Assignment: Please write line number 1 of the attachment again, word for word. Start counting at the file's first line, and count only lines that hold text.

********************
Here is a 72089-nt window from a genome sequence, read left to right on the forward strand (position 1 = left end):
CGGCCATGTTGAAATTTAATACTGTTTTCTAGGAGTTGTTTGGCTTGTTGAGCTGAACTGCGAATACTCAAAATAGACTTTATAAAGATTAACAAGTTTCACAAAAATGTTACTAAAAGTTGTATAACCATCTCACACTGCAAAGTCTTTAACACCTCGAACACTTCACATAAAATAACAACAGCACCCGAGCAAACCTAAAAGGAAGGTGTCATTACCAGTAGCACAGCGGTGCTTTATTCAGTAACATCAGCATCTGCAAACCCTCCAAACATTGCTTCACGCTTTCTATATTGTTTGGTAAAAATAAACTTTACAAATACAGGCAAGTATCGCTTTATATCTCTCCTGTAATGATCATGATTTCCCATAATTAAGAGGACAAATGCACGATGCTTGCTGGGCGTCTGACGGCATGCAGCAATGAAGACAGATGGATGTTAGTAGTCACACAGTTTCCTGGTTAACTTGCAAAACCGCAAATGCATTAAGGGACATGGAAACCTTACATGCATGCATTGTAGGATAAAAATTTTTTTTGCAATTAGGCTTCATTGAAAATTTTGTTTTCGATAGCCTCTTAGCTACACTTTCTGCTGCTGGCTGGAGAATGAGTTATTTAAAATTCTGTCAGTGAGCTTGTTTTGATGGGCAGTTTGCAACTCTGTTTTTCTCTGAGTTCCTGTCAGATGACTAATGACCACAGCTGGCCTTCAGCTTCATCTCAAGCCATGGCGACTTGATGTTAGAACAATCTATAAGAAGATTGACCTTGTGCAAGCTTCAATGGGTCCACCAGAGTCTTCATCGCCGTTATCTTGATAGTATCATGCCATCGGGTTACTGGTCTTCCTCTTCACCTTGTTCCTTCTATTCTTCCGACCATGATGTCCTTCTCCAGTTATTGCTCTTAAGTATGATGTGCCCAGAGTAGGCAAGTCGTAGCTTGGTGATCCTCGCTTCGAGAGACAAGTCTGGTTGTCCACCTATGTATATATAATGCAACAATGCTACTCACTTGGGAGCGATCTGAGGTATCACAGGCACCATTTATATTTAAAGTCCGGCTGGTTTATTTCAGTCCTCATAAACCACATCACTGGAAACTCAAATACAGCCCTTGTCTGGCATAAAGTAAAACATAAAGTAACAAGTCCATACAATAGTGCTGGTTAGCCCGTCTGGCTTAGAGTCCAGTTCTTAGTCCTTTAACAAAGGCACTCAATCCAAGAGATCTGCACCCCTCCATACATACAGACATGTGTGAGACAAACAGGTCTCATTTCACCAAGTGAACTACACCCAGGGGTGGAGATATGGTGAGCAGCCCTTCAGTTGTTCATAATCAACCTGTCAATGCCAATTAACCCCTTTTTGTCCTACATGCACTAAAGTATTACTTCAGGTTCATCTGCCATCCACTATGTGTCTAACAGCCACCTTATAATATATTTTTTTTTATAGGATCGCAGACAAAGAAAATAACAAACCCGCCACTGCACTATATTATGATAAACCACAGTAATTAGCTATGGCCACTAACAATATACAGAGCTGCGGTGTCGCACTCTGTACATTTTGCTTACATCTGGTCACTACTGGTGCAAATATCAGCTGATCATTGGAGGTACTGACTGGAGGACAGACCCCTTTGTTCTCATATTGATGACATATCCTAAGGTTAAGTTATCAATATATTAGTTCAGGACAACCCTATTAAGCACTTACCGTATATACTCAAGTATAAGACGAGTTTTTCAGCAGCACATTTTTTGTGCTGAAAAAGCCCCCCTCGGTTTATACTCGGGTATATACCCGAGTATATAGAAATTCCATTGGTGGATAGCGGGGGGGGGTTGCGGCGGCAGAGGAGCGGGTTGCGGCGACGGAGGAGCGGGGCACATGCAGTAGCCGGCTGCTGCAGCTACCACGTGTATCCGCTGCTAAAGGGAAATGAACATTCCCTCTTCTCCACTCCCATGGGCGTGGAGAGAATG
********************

Here is a 72089-nt window from a genome sequence, read left to right on the forward strand (position 1 = left end):